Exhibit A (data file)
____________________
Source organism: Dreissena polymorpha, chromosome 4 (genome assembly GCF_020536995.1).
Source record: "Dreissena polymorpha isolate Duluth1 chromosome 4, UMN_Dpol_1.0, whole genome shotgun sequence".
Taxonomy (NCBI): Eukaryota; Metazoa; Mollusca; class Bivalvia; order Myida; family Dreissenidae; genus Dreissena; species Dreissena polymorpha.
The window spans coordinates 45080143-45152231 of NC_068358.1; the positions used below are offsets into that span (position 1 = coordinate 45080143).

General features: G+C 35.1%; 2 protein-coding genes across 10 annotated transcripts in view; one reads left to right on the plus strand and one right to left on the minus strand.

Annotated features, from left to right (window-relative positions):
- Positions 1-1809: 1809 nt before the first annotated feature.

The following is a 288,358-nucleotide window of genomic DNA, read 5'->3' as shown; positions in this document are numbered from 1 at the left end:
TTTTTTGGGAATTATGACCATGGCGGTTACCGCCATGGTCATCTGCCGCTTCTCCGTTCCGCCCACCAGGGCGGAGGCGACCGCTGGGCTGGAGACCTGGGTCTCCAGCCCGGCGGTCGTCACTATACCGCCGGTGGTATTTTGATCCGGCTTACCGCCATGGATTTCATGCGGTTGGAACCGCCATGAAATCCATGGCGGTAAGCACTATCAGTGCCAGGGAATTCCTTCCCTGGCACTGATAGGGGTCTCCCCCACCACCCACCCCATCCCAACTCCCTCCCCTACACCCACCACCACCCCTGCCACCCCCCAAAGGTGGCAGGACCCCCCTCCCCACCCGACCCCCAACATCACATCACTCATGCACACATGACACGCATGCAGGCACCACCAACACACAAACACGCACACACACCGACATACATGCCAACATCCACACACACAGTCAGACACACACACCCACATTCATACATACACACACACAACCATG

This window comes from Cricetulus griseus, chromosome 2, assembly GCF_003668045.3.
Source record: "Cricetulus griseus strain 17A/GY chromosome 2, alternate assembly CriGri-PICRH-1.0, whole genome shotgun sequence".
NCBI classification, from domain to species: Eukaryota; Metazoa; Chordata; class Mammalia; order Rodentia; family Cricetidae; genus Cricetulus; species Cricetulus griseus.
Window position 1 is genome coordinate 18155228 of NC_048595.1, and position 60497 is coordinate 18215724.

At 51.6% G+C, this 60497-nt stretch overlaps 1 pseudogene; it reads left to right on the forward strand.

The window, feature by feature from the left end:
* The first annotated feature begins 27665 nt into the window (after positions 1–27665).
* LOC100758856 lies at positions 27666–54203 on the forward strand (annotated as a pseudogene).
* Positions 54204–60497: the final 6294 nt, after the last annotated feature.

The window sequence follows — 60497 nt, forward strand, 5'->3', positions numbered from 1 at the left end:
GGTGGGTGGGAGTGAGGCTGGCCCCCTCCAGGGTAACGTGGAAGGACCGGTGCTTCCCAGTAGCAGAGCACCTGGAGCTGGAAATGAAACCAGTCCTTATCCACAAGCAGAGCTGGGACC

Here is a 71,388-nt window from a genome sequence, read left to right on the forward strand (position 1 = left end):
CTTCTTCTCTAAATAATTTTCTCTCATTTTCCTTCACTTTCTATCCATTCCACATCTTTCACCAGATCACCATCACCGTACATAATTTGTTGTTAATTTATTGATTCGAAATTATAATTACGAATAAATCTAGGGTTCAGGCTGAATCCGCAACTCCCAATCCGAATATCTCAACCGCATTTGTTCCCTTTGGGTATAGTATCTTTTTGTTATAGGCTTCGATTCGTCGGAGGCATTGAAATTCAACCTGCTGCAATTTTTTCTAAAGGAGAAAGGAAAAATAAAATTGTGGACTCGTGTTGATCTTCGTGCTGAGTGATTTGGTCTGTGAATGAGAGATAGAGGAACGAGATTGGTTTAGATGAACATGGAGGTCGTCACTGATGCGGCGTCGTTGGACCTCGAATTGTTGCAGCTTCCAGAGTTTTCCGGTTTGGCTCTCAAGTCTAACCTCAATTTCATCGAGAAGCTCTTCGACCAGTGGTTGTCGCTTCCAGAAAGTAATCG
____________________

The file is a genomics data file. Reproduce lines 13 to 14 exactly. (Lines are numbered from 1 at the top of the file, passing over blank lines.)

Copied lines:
Window position 1 is genome coordinate 18155228 of NC_048595.1, and position 60497 is coordinate 18215724.

At 51.6% G+C, this 60497-nt stretch overlaps 1 pseudogene; it reads left to right on the forward strand.